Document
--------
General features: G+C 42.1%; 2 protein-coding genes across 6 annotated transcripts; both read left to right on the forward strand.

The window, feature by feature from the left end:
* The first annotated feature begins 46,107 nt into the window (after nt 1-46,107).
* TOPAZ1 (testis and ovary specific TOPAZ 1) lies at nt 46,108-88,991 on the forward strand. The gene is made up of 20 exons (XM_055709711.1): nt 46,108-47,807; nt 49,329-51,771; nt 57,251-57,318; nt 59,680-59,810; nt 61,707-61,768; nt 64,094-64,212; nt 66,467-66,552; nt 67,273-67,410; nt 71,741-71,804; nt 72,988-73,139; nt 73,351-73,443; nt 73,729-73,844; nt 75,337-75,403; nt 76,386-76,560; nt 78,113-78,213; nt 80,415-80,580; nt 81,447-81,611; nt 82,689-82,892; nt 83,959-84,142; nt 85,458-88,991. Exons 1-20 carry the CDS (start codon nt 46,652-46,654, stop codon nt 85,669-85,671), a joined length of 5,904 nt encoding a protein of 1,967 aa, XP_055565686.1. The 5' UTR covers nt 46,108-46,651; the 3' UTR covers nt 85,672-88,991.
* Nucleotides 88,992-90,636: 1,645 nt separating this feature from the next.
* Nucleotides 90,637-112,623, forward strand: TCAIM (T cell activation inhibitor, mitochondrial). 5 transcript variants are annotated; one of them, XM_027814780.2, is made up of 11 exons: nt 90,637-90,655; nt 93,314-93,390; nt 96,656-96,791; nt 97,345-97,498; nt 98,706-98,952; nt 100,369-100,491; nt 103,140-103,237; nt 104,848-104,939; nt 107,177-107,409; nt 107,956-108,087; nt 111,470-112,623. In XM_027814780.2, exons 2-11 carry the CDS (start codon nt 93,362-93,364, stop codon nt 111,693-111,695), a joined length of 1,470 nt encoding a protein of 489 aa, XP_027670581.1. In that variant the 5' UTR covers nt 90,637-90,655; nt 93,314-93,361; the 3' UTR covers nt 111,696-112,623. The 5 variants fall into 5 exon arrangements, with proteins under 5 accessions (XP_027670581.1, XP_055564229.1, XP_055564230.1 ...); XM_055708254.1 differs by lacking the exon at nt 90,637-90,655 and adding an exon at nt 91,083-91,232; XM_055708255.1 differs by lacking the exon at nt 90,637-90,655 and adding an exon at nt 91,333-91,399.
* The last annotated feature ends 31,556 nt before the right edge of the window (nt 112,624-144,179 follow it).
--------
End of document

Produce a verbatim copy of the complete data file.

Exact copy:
General features: G+C 42.1%; 2 protein-coding genes across 6 annotated transcripts; both read left to right on the forward strand.

The window, feature by feature from the left end:
* The first annotated feature begins 46,107 nt into the window (after nt 1-46,107).
* TOPAZ1 (testis and ovary specific TOPAZ 1) lies at nt 46,108-88,991 on the forward strand. The gene is made up of 20 exons (XM_055709711.1): nt 46,108-47,807; nt 49,329-51,771; nt 57,251-57,318; nt 59,680-59,810; nt 61,707-61,768; nt 64,094-64,212; nt 66,467-66,552; nt 67,273-67,410; nt 71,741-71,804; nt 72,988-73,139; nt 73,351-73,443; nt 73,729-73,844; nt 75,337-75,403; nt 76,386-76,560; nt 78,113-78,213; nt 80,415-80,580; nt 81,447-81,611; nt 82,689-82,892; nt 83,959-84,142; nt 85,458-88,991. Exons 1-20 carry the CDS (start codon nt 46,652-46,654, stop codon nt 85,669-85,671), a joined length of 5,904 nt encoding a protein of 1,967 aa, XP_055565686.1. The 5' UTR covers nt 46,108-46,651; the 3' UTR covers nt 85,672-88,991.
* Nucleotides 88,992-90,636: 1,645 nt separating this feature from the next.
* Nucleotides 90,637-112,623, forward strand: TCAIM (T cell activation inhibitor, mitochondrial). 5 transcript variants are annotated; one of them, XM_027814780.2, is made up of 11 exons: nt 90,637-90,655; nt 93,314-93,390; nt 96,656-96,791; nt 97,345-97,498; nt 98,706-98,952; nt 100,369-100,491; nt 103,140-103,237; nt 104,848-104,939; nt 107,177-107,409; nt 107,956-108,087; nt 111,470-112,623. In XM_027814780.2, exons 2-11 carry the CDS (start codon nt 93,362-93,364, stop codon nt 111,693-111,695), a joined length of 1,470 nt encoding a protein of 489 aa, XP_027670581.1. In that variant the 5' UTR covers nt 90,637-90,655; nt 93,314-93,361; the 3' UTR covers nt 111,696-112,623. The 5 variants fall into 5 exon arrangements, with proteins under 5 accessions (XP_027670581.1, XP_055564229.1, XP_055564230.1 ...); XM_055708254.1 differs by lacking the exon at nt 90,637-90,655 and adding an exon at nt 91,083-91,232; XM_055708255.1 differs by lacking the exon at nt 90,637-90,655 and adding an exon at nt 91,333-91,399.
* The last annotated feature ends 31,556 nt before the right edge of the window (nt 112,624-144,179 follow it).